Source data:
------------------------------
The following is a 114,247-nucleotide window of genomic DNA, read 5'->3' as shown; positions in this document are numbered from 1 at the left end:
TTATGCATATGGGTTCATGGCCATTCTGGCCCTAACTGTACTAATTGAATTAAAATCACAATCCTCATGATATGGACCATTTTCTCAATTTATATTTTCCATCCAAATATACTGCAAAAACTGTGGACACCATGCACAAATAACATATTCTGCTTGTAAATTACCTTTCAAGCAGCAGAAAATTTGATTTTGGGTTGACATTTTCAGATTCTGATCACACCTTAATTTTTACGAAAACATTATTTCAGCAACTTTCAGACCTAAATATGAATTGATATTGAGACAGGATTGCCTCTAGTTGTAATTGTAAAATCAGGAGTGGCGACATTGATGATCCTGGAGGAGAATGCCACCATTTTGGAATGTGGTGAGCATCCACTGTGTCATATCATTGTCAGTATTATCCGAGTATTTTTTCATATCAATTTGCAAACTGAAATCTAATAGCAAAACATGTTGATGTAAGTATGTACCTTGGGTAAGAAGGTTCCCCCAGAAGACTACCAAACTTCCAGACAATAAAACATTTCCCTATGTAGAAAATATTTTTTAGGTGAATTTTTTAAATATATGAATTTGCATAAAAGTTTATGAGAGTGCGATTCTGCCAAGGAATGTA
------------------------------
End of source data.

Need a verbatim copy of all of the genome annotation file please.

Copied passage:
The following is a 114,247-nucleotide window of genomic DNA, read 5'->3' as shown; positions in this document are numbered from 1 at the left end:
TTATGCATATGGGTTCATGGCCATTCTGGCCCTAACTGTACTAATTGAATTAAAATCACAATCCTCATGATATGGACCATTTTCTCAATTTATATTTTCCATCCAAATATACTGCAAAAACTGTGGACACCATGCACAAATAACATATTCTGCTTGTAAATTACCTTTCAAGCAGCAGAAAATTTGATTTTGGGTTGACATTTTCAGATTCTGATCACACCTTAATTTTTACGAAAACATTATTTCAGCAACTTTCAGACCTAAATATGAATTGATATTGAGACAGGATTGCCTCTAGTTGTAATTGTAAAATCAGGAGTGGCGACATTGATGATCCTGGAGGAGAATGCCACCATTTTGGAATGTGGTGAGCATCCACTGTGTCATATCATTGTCAGTATTATCCGAGTATTTTTTCATATCAATTTGCAAACTGAAATCTAATAGCAAAACATGTTGATGTAAGTATGTACCTTGGGTAAGAAGGTTCCCCCAGAAGACTACCAAACTTCCAGACAATAAAACATTTCCCTATGTAGAAAATATTTTTTAGGTGAATTTTTTAAATATATGAATTTGCATAAAAGTTTATGAGAGTGCGATTCTGCCAAGGAATGTA